Common host proteins required for replication organelle function across coronaviruses

Lead Research Organisation: The Pirbright Institute
Department Name: Nidovirus-cell Interactions


Coronaviruses are an important group of pathogens that infect both humans and livestock animals. Human coronaviruses mainly cause common cold-type illnesses and are responsible for approximately 10% of hospitalizations due to respiratory infections. In addition, an estimated 34 million working days were lost as a result of coughs and colds in 2016 meaning coronaviruses contribute to a major source of lost productivity. Coronaviruses are also responsible for economically important livestock diseases. The UK poultry industry contributes £3.4 billion annually to the economy and the most economically damaging infectious disease is caused by the coronavirus infectious bronchitis virus, with an estimated £23 million lost per year due to the disease. In pigs, an outbreak of another coronavirus, porcine epidemic diarrhoea virus, in the USA in 2013-2014 is estimated to have resulted in the death of 8 million pigs and is associated with estimated losses of $900 million - $1.8 billion across the whole economy. Finally, coronaviruses are able to jump between species resulting in new diseases, which are often highly pathogenic. This has happened twice since 2003 resulting in the emergence of SARS- and MERS-coronaviruses into the human population. There are currently no antiviral treatments available for coronaviruses and livestock industries require more effective vaccines that protect against multiple strains of virus. In order to develop new approaches to tackle coronaviruses, in particular ways to treat or prevent future, as yet unknown emerging coronaviruses, it is important to understand commonalities in how all coronaviruses behave and interact with their host cells.

The synthesis of viral RNA is one stage of the coronavirus life cycle that is highly conserved and is critical for the propagation of new virus particles. This is required to direct the production of viral proteins that make up new particles and to produce copies of the viral genome to be packaged into new particles. Coronavirus RNA synthesis takes place at specialized sites called replication organelles (ROs). Our findings have shown that the appearance of ROs is conserved across all coronaviruses. However, little is known about how ROs form and which viral and cellular proteins are required. We propose that due to their central role in virus replication, and the fact that their appearance is highly conserved, all coronaviruses will hijack or use the same core set of host proteins to allow optimal RO assembly and function. An understanding of which cellular proteins all coronaviruses need to complete this critical stage of virus replication will underpin the development of universal anti-coronaviral drugs, development of vaccine viruses and even resistant livestock animals. In this project, we aim to identify and compare the viral and cellular proteins that are present in the ROs of a panel of five coronaviruses to identify the core set of host proteins required for this critical step of the coronavirus life cycle.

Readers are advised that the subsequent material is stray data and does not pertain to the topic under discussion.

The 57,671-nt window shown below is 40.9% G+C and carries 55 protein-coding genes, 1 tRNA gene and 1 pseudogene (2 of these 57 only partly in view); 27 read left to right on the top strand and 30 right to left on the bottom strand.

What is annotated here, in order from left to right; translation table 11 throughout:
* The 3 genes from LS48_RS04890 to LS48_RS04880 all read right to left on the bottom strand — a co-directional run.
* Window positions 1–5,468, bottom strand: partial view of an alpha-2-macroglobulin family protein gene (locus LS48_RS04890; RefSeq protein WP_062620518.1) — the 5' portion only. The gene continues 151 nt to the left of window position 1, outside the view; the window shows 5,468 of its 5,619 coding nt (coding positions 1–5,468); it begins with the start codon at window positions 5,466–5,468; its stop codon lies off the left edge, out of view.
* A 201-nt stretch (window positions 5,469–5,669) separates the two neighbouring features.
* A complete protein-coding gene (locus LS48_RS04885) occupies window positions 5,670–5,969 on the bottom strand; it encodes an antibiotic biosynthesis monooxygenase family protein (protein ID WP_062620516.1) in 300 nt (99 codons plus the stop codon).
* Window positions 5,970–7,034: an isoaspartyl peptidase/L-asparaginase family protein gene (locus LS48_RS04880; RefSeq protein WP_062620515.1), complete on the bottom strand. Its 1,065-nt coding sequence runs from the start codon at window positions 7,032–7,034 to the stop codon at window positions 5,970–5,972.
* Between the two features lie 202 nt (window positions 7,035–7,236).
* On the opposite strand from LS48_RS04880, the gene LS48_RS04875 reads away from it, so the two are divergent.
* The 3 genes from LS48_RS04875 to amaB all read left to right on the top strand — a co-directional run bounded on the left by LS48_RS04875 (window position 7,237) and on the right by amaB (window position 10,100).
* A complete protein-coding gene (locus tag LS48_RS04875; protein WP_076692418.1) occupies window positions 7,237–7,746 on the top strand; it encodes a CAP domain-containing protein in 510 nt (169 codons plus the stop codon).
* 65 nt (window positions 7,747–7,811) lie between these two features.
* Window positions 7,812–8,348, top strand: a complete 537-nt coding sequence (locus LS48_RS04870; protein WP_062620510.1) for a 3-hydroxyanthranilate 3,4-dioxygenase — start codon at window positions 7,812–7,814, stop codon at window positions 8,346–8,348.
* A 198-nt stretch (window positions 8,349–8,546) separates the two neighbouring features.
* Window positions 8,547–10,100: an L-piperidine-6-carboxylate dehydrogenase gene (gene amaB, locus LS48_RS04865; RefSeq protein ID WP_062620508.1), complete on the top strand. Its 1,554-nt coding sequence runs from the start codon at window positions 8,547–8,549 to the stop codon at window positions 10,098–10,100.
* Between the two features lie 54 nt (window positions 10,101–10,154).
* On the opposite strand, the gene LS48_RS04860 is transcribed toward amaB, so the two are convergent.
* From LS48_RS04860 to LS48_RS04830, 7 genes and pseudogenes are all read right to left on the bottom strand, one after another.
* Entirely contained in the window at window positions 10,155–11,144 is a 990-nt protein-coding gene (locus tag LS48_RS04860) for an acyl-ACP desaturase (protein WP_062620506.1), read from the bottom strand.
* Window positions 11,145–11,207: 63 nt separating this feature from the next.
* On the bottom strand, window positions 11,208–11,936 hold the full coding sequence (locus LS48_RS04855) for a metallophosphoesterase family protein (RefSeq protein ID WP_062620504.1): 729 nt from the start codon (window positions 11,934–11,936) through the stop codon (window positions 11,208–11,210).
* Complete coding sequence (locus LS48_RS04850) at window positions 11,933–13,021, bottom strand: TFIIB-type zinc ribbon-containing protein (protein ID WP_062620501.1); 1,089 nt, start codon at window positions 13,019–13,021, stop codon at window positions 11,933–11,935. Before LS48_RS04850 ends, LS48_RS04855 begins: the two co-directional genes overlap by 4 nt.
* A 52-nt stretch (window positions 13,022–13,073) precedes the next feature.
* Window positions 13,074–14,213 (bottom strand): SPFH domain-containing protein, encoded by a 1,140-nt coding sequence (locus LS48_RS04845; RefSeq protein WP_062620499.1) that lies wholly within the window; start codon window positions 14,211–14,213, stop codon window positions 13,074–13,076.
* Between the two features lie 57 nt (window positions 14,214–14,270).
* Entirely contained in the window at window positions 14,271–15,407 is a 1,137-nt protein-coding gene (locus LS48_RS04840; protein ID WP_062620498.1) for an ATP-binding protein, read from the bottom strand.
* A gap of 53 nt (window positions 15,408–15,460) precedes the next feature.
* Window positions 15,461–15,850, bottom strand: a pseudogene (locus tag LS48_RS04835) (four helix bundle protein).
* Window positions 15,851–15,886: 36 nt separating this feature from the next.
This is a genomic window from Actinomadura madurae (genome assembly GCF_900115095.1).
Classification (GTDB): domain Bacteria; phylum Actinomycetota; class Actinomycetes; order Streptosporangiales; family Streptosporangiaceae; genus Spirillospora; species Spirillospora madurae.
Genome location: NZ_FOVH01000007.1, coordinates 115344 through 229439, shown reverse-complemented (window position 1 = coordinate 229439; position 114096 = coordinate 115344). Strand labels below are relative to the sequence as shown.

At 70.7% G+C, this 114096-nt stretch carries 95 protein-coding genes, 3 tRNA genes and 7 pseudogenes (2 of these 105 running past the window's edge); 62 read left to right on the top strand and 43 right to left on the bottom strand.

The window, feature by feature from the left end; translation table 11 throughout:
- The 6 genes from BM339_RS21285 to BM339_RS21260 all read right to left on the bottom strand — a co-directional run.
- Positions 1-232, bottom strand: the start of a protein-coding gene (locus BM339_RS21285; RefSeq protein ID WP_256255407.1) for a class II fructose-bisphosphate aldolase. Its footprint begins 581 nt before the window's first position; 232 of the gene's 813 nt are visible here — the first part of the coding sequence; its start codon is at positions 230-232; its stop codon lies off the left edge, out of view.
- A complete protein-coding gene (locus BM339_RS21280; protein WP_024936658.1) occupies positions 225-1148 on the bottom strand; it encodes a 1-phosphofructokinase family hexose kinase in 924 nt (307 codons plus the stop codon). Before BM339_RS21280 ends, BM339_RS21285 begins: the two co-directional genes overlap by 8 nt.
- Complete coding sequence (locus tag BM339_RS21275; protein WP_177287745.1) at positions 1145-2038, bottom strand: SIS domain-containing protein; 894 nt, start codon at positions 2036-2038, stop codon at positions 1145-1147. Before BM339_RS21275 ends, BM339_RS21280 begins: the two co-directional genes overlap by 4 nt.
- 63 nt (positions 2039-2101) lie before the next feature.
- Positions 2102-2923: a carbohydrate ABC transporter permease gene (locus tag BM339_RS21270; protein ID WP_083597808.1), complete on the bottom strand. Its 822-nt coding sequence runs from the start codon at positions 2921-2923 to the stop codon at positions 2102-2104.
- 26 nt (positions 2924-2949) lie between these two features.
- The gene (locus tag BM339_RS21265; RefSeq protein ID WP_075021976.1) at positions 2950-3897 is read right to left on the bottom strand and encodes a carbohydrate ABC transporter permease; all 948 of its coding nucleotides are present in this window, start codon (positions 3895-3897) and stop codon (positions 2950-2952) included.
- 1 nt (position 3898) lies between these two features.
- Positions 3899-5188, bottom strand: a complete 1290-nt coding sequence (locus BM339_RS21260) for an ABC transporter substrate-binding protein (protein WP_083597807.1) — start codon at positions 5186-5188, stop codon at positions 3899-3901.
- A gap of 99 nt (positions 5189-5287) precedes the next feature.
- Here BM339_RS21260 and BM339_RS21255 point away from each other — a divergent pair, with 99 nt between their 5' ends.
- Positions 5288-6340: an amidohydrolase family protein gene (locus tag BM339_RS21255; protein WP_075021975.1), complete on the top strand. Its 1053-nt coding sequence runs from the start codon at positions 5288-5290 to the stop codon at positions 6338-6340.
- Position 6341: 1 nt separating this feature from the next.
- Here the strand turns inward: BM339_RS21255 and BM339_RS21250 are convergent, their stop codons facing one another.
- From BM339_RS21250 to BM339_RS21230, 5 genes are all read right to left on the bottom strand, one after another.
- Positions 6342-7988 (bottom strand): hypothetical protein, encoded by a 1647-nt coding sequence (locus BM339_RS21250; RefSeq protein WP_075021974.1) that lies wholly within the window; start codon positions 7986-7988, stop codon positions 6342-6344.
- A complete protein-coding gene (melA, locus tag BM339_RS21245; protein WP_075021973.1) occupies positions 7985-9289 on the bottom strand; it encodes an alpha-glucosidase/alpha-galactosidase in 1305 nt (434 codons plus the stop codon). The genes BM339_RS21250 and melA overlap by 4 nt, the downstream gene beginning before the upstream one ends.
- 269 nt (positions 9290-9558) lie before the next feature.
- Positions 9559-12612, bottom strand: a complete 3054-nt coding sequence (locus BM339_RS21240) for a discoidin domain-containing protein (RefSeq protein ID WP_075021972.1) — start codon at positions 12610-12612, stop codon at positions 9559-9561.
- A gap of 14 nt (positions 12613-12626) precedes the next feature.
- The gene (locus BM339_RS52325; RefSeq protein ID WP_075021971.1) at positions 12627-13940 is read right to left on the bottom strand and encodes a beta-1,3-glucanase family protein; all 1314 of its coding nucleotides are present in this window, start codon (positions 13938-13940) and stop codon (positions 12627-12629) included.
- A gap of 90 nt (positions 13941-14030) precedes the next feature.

Technical Summary

Coronaviruses pose a significant threat to human health and food security. Members of this virus family cause economically damaging diseases in poultry and swine globally. In addition, coronaviruses have a proven ability to cross the species a barrier with incursions of highly pathogenic viruses into both human and swine populations in recent years. All coronaviruses induce the rearrangement of cellular membranes during replication to form the replication organelle (RO), the site of viral RNA synthesis. This is a critical step in the virus life cycle and our recent work has shown that RO appearance is highly conserved across all coronaviruses. However, how ROs form and the viral and cellular proteins that play a role in this are largely unknown. The aim of this proposal is to identify host proteins or host pathways that are required by coronaviruses for RO assembly or function and are therefore critical for the replication of all coronaviruses.

Using proteomics informed by transcriptomics (PIT), a unique approach combining mass spectrometry and RNAseq, the proteomes of ROs from a panel of diverse coronaviruses will be characterised and compared. PIT enables analysis of non-model organisms which often have poorly annotated genomes, including livestock pathogens in their natural host. The panel of viruses will represent each of the four coronavirus genera, including both human and livestock viruses as well as a recently emerged zoonotic virus. Host proteins or host pathways present in the ROs from all or combinations of the coronavirus will be identified through comparison of the panel.